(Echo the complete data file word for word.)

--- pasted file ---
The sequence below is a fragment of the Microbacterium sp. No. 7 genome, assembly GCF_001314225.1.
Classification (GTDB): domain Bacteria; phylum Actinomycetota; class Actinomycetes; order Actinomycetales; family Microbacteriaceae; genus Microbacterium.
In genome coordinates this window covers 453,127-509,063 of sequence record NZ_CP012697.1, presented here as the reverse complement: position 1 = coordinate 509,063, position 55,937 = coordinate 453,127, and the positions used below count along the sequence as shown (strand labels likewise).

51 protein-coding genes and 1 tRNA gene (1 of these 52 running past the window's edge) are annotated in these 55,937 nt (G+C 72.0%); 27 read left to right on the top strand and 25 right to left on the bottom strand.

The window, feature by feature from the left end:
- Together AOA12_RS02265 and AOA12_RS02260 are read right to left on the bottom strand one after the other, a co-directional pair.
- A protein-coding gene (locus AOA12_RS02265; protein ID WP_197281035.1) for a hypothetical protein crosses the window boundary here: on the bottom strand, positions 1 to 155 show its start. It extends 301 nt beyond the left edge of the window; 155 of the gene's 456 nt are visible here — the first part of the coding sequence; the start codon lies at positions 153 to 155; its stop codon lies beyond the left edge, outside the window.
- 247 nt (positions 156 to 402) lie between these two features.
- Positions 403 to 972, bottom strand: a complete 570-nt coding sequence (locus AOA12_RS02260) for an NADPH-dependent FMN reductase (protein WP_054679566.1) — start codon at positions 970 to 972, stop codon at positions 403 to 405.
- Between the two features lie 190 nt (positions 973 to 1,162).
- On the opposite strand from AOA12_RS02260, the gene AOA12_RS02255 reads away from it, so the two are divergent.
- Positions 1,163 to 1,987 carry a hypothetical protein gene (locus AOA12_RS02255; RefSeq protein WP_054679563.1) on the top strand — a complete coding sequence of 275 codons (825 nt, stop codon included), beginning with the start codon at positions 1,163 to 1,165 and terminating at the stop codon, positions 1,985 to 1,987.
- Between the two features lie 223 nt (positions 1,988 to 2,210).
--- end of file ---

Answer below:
The sequence below is a fragment of the Microbacterium sp. No. 7 genome, assembly GCF_001314225.1.
Classification (GTDB): domain Bacteria; phylum Actinomycetota; class Actinomycetes; order Actinomycetales; family Microbacteriaceae; genus Microbacterium.
In genome coordinates this window covers 453,127-509,063 of sequence record NZ_CP012697.1, presented here as the reverse complement: position 1 = coordinate 509,063, position 55,937 = coordinate 453,127, and the positions used below count along the sequence as shown (strand labels likewise).

51 protein-coding genes and 1 tRNA gene (1 of these 52 running past the window's edge) are annotated in these 55,937 nt (G+C 72.0%); 27 read left to right on the top strand and 25 right to left on the bottom strand.

The window, feature by feature from the left end:
- Together AOA12_RS02265 and AOA12_RS02260 are read right to left on the bottom strand one after the other, a co-directional pair.
- A protein-coding gene (locus AOA12_RS02265; protein ID WP_197281035.1) for a hypothetical protein crosses the window boundary here: on the bottom strand, positions 1 to 155 show its start. It extends 301 nt beyond the left edge of the window; 155 of the gene's 456 nt are visible here — the first part of the coding sequence; the start codon lies at positions 153 to 155; its stop codon lies beyond the left edge, outside the window.
- 247 nt (positions 156 to 402) lie between these two features.
- Positions 403 to 972, bottom strand: a complete 570-nt coding sequence (locus AOA12_RS02260) for an NADPH-dependent FMN reductase (protein WP_054679566.1) — start codon at positions 970 to 972, stop codon at positions 403 to 405.
- Between the two features lie 190 nt (positions 973 to 1,162).
- On the opposite strand from AOA12_RS02260, the gene AOA12_RS02255 reads away from it, so the two are divergent.
- Positions 1,163 to 1,987 carry a hypothetical protein gene (locus AOA12_RS02255; RefSeq protein WP_054679563.1) on the top strand — a complete coding sequence of 275 codons (825 nt, stop codon included), beginning with the start codon at positions 1,163 to 1,165 and terminating at the stop codon, positions 1,985 to 1,987.
- Between the two features lie 223 nt (positions 1,988 to 2,210).